Photographer Brendan Bannon’s image of Lake Erie, one of the inspirations for Boyd Lee Dunlop’s solo piano album, The Lake Reflections.

Photographer Brendan Bannon’s image of Lake Erie, one of the inspirations for Boyd Lee Dunlop’s solo piano album, The Lake Reflections.

 

 

dunlop-lake-reflections

THE LAKE REFLECTIONS

Boyd Lee Dunlop

Mr. B. Sharp Records

 

Less than a minute into The Lake Reflections, Boyd Lee Dunlop’s beautiful new album of solo piano works, a snippet of the pop classic “Deep Purple” emerges from the artist’s “Scattered Showers.” This contemplative tune is largely defined by Dunlop’s interpolation of other songs—a passage from Liszt’s “Leibesträume” is central to the composition’s evocative denouement—but the “Deep Purple” quote is interesting, because, apart from some witty alterations the pianist makes in the melody line, its opening lyric reads, in part, “in the mist of a memory, you wander back to me/Breathing my name with a sigh…” Of course you have to know the lyrics, because Dunlop doesn’t sing on the album, but if you’ve made it five songs into The Lake Reflections to arrive at “Scattered Showers,” the “Deep Purple” appropriation should strike you as revelational, because the whole album seems to exist in the mist of a memory the 86-year-old virtuoso is reclaiming with a vengeance.

Dunlop’s fascinating backstory is that he was discovered in a Buffalo nursing home last year. Although a virtuoso pianist, he was virtually unknown—his only two recordings had been as a sideman for saxophonist Moe Koffman in 1948 and on three 1953 sides for legendary R&B sax showman Big Jay McNeeley (“Rock Candy,” “Texas Turkey” and “Nervous, Man, Nervous”—save for his work around Buffalo nightclubs following his shift at Bethlehem Steel and in various nightspots he played in around the country when he chucked his steelworker’s job and went pro with the music. (His brother, Frankie, was a different story: he played with a Who’s Who of jazz titans—Monk, Ellington, Mingus, Hampton, et al.—and can be heard on more than 100 recordings.) But the big time never summoned Boyd Lee, and he always returned to Buffalo, scrapping out an existence as best he could, until finally he wound up a resident in the Delaware Nursing and Rehabilitation Center, where he would entertain staff and fellow residents by summoning music from the Center’s ailing piano with its broken keys.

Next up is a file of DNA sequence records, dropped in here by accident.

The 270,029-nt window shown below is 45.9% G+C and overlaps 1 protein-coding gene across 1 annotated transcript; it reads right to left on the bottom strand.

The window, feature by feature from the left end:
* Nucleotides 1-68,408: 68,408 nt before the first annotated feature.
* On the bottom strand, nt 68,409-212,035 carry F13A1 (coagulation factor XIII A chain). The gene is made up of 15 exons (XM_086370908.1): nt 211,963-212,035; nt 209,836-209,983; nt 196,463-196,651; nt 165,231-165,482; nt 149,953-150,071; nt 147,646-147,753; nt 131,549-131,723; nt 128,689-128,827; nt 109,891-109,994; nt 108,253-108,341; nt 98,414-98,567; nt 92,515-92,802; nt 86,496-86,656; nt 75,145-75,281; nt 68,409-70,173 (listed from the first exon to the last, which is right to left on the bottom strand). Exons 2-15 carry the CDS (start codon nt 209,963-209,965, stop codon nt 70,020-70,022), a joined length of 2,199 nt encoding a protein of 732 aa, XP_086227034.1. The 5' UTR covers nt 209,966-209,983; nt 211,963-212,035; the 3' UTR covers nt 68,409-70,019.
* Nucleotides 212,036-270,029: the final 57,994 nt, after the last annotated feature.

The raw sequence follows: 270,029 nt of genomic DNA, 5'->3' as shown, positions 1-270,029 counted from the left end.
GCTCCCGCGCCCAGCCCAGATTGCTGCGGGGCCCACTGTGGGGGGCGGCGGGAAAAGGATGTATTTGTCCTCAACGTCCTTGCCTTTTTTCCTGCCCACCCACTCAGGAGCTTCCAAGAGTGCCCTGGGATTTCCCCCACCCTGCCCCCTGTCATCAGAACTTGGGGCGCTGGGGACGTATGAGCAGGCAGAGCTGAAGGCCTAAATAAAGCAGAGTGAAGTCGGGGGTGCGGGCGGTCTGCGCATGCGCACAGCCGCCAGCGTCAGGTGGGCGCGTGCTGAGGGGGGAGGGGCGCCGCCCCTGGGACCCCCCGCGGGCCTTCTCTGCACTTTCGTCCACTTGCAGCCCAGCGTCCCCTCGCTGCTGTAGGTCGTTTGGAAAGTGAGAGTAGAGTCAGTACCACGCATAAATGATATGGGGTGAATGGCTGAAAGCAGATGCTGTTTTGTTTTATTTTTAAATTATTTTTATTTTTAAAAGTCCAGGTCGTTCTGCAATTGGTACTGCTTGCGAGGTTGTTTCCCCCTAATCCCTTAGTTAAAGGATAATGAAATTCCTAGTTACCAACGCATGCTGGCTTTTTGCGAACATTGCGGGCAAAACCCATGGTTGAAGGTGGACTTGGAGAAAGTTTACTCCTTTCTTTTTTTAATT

Boyd Lee Dunlop, live at Asbury Hall, Buffalo, NY, January 20, 2013, performing for the CD release of The Lake Reflections, his second album.

Then, come the spring of 2010, freelance photographer Brendan Bannon visited the Center to discuss an art project with the powers-that-be, and was introduced to Dunlop, who proceeded to knock out a few tunes on what was left of the 88s. Not long after that, a nursing home bake sale raised enough money for the Center to hire a local piano tuner, and when Bannon returned and heard what Dunlop could really do, he sent word to a music producer friend, Allen Farmelo, who came out to listen and knew instantly he had stumbled onto someone with a story to tell, and it was all surging out of his soul and through his bony fingers, beautiful music, great standards reimagined and flecked with distinctive individual touches—a wash of dissonance here, a major-to-minor turnaround there that fleetingly altered the mood of a well-worn standard and gave it a new, more complicated complexion, or deeply introspective rummagings around familiar melodies that made them more dense with intimate details than what they had long seemed to be.

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Fermelo and Bannon knew what to do: rent a recording studio and introduce Boyd Lee Dunlop’s music to a world that hardly knew he existed. They recruited superb sidemen—bassist Sabu Adeyola and drummer Virgil Day—as accompanists and went to work. Dunlop showed up for the first session and didn’t even both to discard his coat; instead, he sat down at the keyboard and launched into an original number that became one of the ensuing album’s many “Blues” titles—e.g., “Boyd’s Mellow Blues,” “Boyd’s Bowed Blues,” “Boyd’s Swinging Blues,” “Boyd’s End of the Day Blues,” et al., along with “St. James Infirmary Blues,” “Boyd’s Solo Flight,” “Boyd’s Place” and—how true this one—“Boyd’s Epic Journey.” When word of Boyd’s epic journey reached the mainstream press, the New York Times came a-calling, so did NPR, so did the Buffalo News, so did a host of specialty jazz websites and another website, This Gives Me Hope.com (subtitled “Cathryn Weller’s 1001 Reasons to Be Optimistic”), all exulting over Dunlop’s late-life breakout.